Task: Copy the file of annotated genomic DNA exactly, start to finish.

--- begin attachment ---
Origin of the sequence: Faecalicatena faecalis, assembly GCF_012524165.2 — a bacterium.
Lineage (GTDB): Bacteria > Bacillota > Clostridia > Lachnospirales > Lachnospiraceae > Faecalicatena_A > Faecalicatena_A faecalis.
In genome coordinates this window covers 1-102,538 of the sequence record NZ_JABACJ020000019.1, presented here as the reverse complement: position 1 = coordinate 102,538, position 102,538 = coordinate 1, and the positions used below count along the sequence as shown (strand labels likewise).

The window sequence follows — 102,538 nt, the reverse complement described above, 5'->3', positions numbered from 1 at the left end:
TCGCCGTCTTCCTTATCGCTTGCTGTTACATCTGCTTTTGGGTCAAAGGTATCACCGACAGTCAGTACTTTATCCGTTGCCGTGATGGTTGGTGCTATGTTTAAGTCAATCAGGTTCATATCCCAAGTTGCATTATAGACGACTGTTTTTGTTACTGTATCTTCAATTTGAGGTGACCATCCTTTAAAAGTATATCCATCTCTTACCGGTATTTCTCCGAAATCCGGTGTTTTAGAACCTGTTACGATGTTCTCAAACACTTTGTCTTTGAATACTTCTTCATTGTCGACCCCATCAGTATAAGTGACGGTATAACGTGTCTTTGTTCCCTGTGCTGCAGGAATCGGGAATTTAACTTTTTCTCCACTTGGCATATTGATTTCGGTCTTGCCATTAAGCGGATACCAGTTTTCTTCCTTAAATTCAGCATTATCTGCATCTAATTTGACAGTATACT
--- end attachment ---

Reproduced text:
Origin of the sequence: Faecalicatena faecalis, assembly GCF_012524165.2 — a bacterium.
Lineage (GTDB): Bacteria > Bacillota > Clostridia > Lachnospirales > Lachnospiraceae > Faecalicatena_A > Faecalicatena_A faecalis.
In genome coordinates this window covers 1-102,538 of the sequence record NZ_JABACJ020000019.1, presented here as the reverse complement: position 1 = coordinate 102,538, position 102,538 = coordinate 1, and the positions used below count along the sequence as shown (strand labels likewise).

The window sequence follows — 102,538 nt, the reverse complement described above, 5'->3', positions numbered from 1 at the left end:
TCGCCGTCTTCCTTATCGCTTGCTGTTACATCTGCTTTTGGGTCAAAGGTATCACCGACAGTCAGTACTTTATCCGTTGCCGTGATGGTTGGTGCTATGTTTAAGTCAATCAGGTTCATATCCCAAGTTGCATTATAGACGACTGTTTTTGTTACTGTATCTTCAATTTGAGGTGACCATCCTTTAAAAGTATATCCATCTCTTACCGGTATTTCTCCGAAATCCGGTGTTTTAGAACCTGTTACGATGTTCTCAAACACTTTGTCTTTGAATACTTCTTCATTGTCGACCCCATCAGTATAAGTGACGGTATAACGTGTCTTTGTTCCCTGTGCTGCAGGAATCGGGAATTTAACTTTTTCTCCACTTGGCATATTGATTTCGGTCTTGCCATTAAGCGGATACCAGTTTTCTTCCTTAAATTCAGCATTATCTGCATCTAATTTGACAGTATACT